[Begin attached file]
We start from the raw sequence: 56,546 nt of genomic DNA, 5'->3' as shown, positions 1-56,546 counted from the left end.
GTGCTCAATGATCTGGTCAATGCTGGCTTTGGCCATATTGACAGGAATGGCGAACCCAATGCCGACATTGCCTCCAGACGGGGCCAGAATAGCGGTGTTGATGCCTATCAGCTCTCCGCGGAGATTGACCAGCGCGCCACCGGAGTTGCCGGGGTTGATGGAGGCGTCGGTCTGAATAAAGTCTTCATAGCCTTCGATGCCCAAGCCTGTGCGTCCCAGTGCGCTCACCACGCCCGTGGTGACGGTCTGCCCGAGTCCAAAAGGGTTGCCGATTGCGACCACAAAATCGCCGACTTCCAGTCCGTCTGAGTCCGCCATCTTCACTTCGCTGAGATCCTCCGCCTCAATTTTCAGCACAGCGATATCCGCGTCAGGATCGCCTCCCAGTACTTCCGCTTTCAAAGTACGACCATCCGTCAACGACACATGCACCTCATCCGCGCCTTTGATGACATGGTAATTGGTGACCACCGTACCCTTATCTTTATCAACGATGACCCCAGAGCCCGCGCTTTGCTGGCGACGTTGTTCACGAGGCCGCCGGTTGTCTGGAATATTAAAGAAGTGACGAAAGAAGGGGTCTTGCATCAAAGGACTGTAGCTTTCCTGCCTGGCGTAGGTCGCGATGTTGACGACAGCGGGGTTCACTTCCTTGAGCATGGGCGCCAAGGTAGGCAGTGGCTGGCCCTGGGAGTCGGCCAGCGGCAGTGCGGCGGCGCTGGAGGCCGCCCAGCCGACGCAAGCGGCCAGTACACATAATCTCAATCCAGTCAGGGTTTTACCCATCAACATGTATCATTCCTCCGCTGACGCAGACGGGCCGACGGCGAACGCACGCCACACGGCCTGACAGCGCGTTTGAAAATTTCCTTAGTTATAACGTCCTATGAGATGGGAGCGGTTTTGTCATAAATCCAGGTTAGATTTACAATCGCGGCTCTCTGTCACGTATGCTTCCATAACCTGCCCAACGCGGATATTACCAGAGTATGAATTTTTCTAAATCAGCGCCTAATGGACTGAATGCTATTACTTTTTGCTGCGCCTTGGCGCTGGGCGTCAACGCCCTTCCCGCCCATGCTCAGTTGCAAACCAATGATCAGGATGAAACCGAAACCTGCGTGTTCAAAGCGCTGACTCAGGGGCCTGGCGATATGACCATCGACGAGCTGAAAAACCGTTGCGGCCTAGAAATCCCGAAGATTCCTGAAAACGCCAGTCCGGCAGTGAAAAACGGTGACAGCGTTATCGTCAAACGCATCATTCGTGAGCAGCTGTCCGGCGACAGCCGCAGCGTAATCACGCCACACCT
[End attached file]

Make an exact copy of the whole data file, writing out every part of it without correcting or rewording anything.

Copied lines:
We start from the raw sequence: 56,546 nt of genomic DNA, 5'->3' as shown, positions 1-56,546 counted from the left end.
GTGCTCAATGATCTGGTCAATGCTGGCTTTGGCCATATTGACAGGAATGGCGAACCCAATGCCGACATTGCCTCCAGACGGGGCCAGAATAGCGGTGTTGATGCCTATCAGCTCTCCGCGGAGATTGACCAGCGCGCCACCGGAGTTGCCGGGGTTGATGGAGGCGTCGGTCTGAATAAAGTCTTCATAGCCTTCGATGCCCAAGCCTGTGCGTCCCAGTGCGCTCACCACGCCCGTGGTGACGGTCTGCCCGAGTCCAAAAGGGTTGCCGATTGCGACCACAAAATCGCCGACTTCCAGTCCGTCTGAGTCCGCCATCTTCACTTCGCTGAGATCCTCCGCCTCAATTTTCAGCACAGCGATATCCGCGTCAGGATCGCCTCCCAGTACTTCCGCTTTCAAAGTACGACCATCCGTCAACGACACATGCACCTCATCCGCGCCTTTGATGACATGGTAATTGGTGACCACCGTACCCTTATCTTTATCAACGATGACCCCAGAGCCCGCGCTTTGCTGGCGACGTTGTTCACGAGGCCGCCGGTTGTCTGGAATATTAAAGAAGTGACGAAAGAAGGGGTCTTGCATCAAAGGACTGTAGCTTTCCTGCCTGGCGTAGGTCGCGATGTTGACGACAGCGGGGTTCACTTCCTTGAGCATGGGCGCCAAGGTAGGCAGTGGCTGGCCCTGGGAGTCGGCCAGCGGCAGTGCGGCGGCGCTGGAGGCCGCCCAGCCGACGCAAGCGGCCAGTACACATAATCTCAATCCAGTCAGGGTTTTACCCATCAACATGTATCATTCCTCCGCTGACGCAGACGGGCCGACGGCGAACGCACGCCACACGGCCTGACAGCGCGTTTGAAAATTTCCTTAGTTATAACGTCCTATGAGATGGGAGCGGTTTTGTCATAAATCCAGGTTAGATTTACAATCGCGGCTCTCTGTCACGTATGCTTCCATAACCTGCCCAACGCGGATATTACCAGAGTATGAATTTTTCTAAATCAGCGCCTAATGGACTGAATGCTATTACTTTTTGCTGCGCCTTGGCGCTGGGCGTCAACGCCCTTCCCGCCCATGCTCAGTTGCAAACCAATGATCAGGATGAAACCGAAACCTGCGTGTTCAAAGCGCTGACTCAGGGGCCTGGCGATATGACCATCGACGAGCTGAAAAACCGTTGCGGCCTAGAAATCCCGAAGATTCCTGAAAACGCCAGTCCGGCAGTGAAAAACGGTGACAGCGTTATCGTCAAACGCATCATTCGTGAGCAGCTGTCCGGCGACAGCCGCAGCGTAATCACGCCACACCT